Part 4: The Scramble
By this point in time the site has already been down for over 8 hours. I’ve been awake all night attempting to explain the issue and get a resolution from Siteground, but as I stated above, that isn’t happening. Now I have to do something I really didn’t want to have to do, which is switch hosts. So now, I’m forced to switch hosts.
It’s not that I wanted to stay with Siteground (I didn’t) but that I’d much rather have a functional site while making the switch to a new host than not. That’s due to something called “DNS propagation”. See the high-tech schematic from a textbook I took the time to scan in below:
© Intertron Universities. Please don’t sue me.
The internet functions via a set of instructions, called a protocol. That protocol is called TCP/IP (Transmission Control Protocol/Internet Protocol). Part of those instructions say that each and every device connected to the network (that we call the internet) must have a unique address, so that the right information gets to the right device. This is called an IP address (you guessed it – Internet Protocol address) and they look something like this: 192.168.1.101.
Whenever you type in a domain name URL (short for Uniform Resource Locator, whee, fun with acronyms!) that URL is translated to an IP address. To make it even more interesting, the IP address associated with the URL can be changed. For instance, lamav.com might point to 18.104.22.168 today (which, let’s say was the IP address of the server at Siteground where our site was located – it’s not, but you get the idea).
However, as you may recall, our server at Siteground looks sort of like the earlier picture of my RadicallyFastNeutrinoTron2001 network with fire. So, I need lamav.com (in addition to all of our email addresses and other things) to point to the new server IP address.
So how does the internet “know” that lamav.com used to point to the IP address of Siteground, but now points to the IP address of our new host (which is Liquid Web, btw)? By using something called Dynamic Name Resolution, or DNS for short (even more acronyms! They make me feel smart *flex*). DNS is a huge database that correlates resource names (URL’s) with IP addresses (physical devices, for the most part). It is handled by only a handful of “Master” DNS servers, all but two (at least, to the last of my knowledge) of which are located in the USA (that’s because we invented the internet. so there.).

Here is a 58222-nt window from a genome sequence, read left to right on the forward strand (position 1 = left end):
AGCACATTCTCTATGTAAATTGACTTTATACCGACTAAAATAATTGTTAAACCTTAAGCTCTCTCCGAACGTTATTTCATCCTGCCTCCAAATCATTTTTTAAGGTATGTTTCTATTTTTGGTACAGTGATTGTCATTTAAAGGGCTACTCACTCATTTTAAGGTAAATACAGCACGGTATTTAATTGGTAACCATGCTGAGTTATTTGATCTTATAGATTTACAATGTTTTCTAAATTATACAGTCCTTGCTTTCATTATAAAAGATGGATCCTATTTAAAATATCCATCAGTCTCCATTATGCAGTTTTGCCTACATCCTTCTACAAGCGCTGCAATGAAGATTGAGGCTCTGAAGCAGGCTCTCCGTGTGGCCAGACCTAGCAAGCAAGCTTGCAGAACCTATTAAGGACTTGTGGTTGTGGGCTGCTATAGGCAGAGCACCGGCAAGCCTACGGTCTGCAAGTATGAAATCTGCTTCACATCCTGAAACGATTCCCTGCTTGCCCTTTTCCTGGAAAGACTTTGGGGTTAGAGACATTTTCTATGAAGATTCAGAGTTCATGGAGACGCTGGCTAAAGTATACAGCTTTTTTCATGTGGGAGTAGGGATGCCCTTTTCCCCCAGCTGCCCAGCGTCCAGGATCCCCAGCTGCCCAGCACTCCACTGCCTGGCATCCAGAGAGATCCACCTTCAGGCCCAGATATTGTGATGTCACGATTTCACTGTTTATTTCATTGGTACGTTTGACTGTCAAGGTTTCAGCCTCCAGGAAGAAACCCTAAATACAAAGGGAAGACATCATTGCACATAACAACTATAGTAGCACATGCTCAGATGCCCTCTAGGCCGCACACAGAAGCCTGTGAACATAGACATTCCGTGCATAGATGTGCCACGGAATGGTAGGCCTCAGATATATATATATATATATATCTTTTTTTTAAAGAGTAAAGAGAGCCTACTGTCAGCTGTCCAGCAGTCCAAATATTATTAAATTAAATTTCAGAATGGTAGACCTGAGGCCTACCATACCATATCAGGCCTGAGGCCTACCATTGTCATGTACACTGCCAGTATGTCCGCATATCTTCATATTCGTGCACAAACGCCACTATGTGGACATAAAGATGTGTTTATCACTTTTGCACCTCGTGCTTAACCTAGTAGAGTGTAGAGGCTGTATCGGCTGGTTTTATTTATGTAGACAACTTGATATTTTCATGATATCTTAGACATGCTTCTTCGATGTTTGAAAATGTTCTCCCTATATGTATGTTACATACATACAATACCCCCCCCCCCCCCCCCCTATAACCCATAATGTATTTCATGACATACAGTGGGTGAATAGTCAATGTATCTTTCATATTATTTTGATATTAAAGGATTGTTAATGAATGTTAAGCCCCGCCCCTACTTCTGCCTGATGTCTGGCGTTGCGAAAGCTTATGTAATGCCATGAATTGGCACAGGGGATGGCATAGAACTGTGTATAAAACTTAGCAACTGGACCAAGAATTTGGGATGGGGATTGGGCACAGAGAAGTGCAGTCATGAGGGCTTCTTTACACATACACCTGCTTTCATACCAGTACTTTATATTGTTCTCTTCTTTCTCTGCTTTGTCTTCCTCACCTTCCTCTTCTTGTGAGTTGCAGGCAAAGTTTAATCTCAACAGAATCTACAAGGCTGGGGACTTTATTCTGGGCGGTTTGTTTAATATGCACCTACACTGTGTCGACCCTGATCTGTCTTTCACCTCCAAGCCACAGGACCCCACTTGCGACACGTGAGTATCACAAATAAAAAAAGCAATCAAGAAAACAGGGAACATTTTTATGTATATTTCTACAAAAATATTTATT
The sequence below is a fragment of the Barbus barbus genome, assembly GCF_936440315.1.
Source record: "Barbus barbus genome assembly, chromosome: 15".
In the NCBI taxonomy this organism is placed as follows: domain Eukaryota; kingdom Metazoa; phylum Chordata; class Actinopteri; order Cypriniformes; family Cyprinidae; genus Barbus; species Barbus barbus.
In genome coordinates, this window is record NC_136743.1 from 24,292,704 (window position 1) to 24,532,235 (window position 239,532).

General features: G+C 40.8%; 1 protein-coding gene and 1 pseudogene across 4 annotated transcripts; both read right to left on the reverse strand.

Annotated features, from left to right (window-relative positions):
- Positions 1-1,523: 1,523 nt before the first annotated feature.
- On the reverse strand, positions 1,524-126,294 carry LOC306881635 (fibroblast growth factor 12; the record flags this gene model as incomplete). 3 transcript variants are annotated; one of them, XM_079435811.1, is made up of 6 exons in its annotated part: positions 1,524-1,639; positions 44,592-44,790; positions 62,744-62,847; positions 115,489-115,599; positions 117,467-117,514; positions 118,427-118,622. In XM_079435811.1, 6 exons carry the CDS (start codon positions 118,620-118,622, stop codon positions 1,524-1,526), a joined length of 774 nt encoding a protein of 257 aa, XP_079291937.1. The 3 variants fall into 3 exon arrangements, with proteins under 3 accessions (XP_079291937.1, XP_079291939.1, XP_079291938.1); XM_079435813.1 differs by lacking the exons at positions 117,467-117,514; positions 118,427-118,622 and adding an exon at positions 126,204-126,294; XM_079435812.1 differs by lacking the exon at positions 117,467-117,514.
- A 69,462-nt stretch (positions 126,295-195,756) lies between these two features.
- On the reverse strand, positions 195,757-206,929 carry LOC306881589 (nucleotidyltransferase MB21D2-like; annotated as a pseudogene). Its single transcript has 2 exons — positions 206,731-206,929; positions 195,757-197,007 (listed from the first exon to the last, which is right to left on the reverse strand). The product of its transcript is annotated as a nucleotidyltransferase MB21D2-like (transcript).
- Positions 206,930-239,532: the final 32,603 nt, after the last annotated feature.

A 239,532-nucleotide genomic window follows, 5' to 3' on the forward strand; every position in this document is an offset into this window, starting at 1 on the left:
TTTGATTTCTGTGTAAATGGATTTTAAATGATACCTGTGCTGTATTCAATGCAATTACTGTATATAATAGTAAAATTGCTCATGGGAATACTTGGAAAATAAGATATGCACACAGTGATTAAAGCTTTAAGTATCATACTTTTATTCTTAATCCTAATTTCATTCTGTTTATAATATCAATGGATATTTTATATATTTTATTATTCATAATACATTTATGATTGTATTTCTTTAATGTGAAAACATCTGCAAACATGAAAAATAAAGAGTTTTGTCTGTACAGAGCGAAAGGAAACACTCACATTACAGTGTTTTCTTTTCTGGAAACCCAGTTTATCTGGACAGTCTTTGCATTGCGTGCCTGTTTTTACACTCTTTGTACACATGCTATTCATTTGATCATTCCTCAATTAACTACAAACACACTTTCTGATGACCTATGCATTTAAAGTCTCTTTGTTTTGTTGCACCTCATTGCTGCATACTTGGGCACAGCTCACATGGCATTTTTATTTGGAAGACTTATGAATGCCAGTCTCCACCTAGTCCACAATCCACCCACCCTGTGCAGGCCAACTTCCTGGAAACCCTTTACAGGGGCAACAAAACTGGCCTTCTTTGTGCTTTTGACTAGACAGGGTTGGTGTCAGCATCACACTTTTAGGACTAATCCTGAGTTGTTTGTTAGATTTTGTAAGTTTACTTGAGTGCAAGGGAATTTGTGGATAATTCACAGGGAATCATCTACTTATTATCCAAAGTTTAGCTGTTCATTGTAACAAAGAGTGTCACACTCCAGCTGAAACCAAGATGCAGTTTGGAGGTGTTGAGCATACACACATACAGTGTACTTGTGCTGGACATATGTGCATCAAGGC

The “how” of making the switch is fairly straightforward for us network admin types. It’s the DNS propagation delay that is the catch. ”Propagation Delay” (dang, no acronym for that) means the time it takes for all of the master DNS servers to update their records with the changes that I made to where lamav.com points. First the records of the master DNS servers have to be updated, then the change trickles down to all of the lower DNS servers, finally reaching the DNS server at your ISP (Internet Service Provider, there I made up for the earlier lack of acronyms) and finally updating the DNS cache that sits on your very own computer. Unfortunately, this takes time. In the USA, it takes 30 minutes to 12 hours, but typically 1-2 hours tops. Unfortunately, in Australia it can take 12-72 hours (often at least 12 hours, 18 being the average that I’ve seen).
Now I get to my original point: I didn’t want to have to switch hosts because that would mean an additional ~2-18 hours of downtime, depending upon where the website visitor was located! Nooooooooooooooooooo!
But I had no choice.
Part 5 – The Switch
After a bit of frantic evaluation, I chose Liquid Web, for a variety of reasons: they own and operate their own datacenters, their VPS offers self-managed image snapshot backups, and they provide phone access to their techs, 24x7x365 – none of which Siteground provides (although they claim to offer 24x7x365 phone support, I found out that wasn’t actually the case). They were also able to pull most of the data off the old VPS, including a lot of settings that would have taken me hours to re-implement. They then restored my site backup, and got us back online. It still took all day today (April 3rd) for the DNS to propagate, but we now have a more ‘hardened’ (tech term for “resistant” – both against downtime and against outside attacks) server staffed by more competent techs. Yay!
It turned out the switch was the right thing to do in terms of time and productivity. I didn’t hear back from Siteground until well after the server migration was complete, and even then, they were unable to restore the server to anything later than 3 days prior to the crash – so much for daily backup service. If it weren’t for our new host and my personal backups, we would have experienced two days of downtime and lost three days worth of website data. This equates to somewhere in the ballpark of an ~80% uptime, which would have been considered “grossly unacceptable” ten years ago, much less today.
Part 6 – To be Determined
So now, myself and my web dev get to set out to try what we actually were planning to do in the first place – update the website. Wish us luck!